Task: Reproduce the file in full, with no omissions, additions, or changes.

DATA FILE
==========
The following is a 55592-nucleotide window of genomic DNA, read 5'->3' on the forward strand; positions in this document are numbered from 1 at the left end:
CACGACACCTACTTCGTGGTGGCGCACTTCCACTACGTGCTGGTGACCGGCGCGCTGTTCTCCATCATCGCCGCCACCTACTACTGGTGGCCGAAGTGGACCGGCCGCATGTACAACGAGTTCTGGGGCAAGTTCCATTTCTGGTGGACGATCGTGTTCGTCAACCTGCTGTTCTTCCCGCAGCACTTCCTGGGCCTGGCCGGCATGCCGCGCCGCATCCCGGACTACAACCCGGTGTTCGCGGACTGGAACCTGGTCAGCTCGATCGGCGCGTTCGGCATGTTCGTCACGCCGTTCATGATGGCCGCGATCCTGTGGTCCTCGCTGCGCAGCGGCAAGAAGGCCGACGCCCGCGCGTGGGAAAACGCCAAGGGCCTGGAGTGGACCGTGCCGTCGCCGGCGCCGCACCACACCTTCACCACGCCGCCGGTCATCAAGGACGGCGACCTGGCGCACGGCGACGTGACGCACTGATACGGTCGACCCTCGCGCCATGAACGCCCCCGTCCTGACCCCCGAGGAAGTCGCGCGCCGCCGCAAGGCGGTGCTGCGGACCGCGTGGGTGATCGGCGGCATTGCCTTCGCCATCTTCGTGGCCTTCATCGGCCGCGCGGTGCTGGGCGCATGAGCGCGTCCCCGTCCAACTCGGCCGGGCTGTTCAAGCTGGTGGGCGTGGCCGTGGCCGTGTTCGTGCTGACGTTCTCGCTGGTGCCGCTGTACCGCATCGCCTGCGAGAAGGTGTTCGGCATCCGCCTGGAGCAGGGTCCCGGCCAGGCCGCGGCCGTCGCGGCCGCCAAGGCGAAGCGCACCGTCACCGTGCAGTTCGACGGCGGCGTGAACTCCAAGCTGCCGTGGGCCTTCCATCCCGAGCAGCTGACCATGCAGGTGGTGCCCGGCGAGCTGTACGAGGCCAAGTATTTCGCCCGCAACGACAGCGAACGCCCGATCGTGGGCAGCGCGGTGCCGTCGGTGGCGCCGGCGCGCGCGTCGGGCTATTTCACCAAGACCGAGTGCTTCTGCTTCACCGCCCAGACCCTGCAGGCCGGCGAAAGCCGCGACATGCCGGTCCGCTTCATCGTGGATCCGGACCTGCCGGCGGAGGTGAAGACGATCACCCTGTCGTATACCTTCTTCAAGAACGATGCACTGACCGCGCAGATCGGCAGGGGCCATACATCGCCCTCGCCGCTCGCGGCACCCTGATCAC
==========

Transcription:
The following is a 55592-nucleotide window of genomic DNA, read 5'->3' on the forward strand; positions in this document are numbered from 1 at the left end:
CACGACACCTACTTCGTGGTGGCGCACTTCCACTACGTGCTGGTGACCGGCGCGCTGTTCTCCATCATCGCCGCCACCTACTACTGGTGGCCGAAGTGGACCGGCCGCATGTACAACGAGTTCTGGGGCAAGTTCCATTTCTGGTGGACGATCGTGTTCGTCAACCTGCTGTTCTTCCCGCAGCACTTCCTGGGCCTGGCCGGCATGCCGCGCCGCATCCCGGACTACAACCCGGTGTTCGCGGACTGGAACCTGGTCAGCTCGATCGGCGCGTTCGGCATGTTCGTCACGCCGTTCATGATGGCCGCGATCCTGTGGTCCTCGCTGCGCAGCGGCAAGAAGGCCGACGCCCGCGCGTGGGAAAACGCCAAGGGCCTGGAGTGGACCGTGCCGTCGCCGGCGCCGCACCACACCTTCACCACGCCGCCGGTCATCAAGGACGGCGACCTGGCGCACGGCGACGTGACGCACTGATACGGTCGACCCTCGCGCCATGAACGCCCCCGTCCTGACCCCCGAGGAAGTCGCGCGCCGCCGCAAGGCGGTGCTGCGGACCGCGTGGGTGATCGGCGGCATTGCCTTCGCCATCTTCGTGGCCTTCATCGGCCGCGCGGTGCTGGGCGCATGAGCGCGTCCCCGTCCAACTCGGCCGGGCTGTTCAAGCTGGTGGGCGTGGCCGTGGCCGTGTTCGTGCTGACGTTCTCGCTGGTGCCGCTGTACCGCATCGCCTGCGAGAAGGTGTTCGGCATCCGCCTGGAGCAGGGTCCCGGCCAGGCCGCGGCCGTCGCGGCCGCCAAGGCGAAGCGCACCGTCACCGTGCAGTTCGACGGCGGCGTGAACTCCAAGCTGCCGTGGGCCTTCCATCCCGAGCAGCTGACCATGCAGGTGGTGCCCGGCGAGCTGTACGAGGCCAAGTATTTCGCCCGCAACGACAGCGAACGCCCGATCGTGGGCAGCGCGGTGCCGTCGGTGGCGCCGGCGCGCGCGTCGGGCTATTTCACCAAGACCGAGTGCTTCTGCTTCACCGCCCAGACCCTGCAGGCCGGCGAAAGCCGCGACATGCCGGTCCGCTTCATCGTGGATCCGGACCTGCCGGCGGAGGTGAAGACGATCACCCTGTCGTATACCTTCTTCAAGAACGATGCACTGACCGCGCAGATCGGCAGGGGCCATACATCGCCCTCGCCGCTCGCGGCACCCTGATCAC